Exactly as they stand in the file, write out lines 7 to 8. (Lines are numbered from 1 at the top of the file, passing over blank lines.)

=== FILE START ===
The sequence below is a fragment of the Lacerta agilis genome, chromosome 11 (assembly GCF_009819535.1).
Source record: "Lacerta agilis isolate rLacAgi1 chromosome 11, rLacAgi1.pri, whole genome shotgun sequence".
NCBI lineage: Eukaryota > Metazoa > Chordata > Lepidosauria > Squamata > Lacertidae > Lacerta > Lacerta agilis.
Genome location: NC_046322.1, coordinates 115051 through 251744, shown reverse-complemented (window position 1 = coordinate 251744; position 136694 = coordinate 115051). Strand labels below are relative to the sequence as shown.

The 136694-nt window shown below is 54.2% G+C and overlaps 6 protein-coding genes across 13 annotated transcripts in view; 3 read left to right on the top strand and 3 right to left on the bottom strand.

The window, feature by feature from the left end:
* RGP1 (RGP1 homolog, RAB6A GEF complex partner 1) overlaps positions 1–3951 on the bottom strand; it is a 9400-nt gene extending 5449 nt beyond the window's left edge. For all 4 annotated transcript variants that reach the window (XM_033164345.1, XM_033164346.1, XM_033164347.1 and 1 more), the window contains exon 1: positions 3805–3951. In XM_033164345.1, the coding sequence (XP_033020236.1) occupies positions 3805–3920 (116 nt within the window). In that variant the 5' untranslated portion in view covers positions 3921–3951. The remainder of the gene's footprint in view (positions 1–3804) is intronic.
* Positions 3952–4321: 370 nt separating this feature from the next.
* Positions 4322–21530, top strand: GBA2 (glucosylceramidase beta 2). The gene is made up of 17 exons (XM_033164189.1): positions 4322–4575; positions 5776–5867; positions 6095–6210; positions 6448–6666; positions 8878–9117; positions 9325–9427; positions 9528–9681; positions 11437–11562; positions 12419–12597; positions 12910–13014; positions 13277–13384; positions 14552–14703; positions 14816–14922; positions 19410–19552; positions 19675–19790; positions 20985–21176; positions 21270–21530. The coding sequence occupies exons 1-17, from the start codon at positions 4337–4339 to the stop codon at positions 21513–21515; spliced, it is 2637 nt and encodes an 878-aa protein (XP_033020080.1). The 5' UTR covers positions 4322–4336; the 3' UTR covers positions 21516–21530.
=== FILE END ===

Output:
* RGP1 (RGP1 homolog, RAB6A GEF complex partner 1) overlaps positions 1–3951 on the bottom strand; it is a 9400-nt gene extending 5449 nt beyond the window's left edge. For all 4 annotated transcript variants that reach the window (XM_033164345.1, XM_033164346.1, XM_033164347.1 and 1 more), the window contains exon 1: positions 3805–3951. In XM_033164345.1, the coding sequence (XP_033020236.1) occupies positions 3805–3920 (116 nt within the window). In that variant the 5' untranslated portion in view covers positions 3921–3951. The remainder of the gene's footprint in view (positions 1–3804) is intronic.
* Positions 3952–4321: 370 nt separating this feature from the next.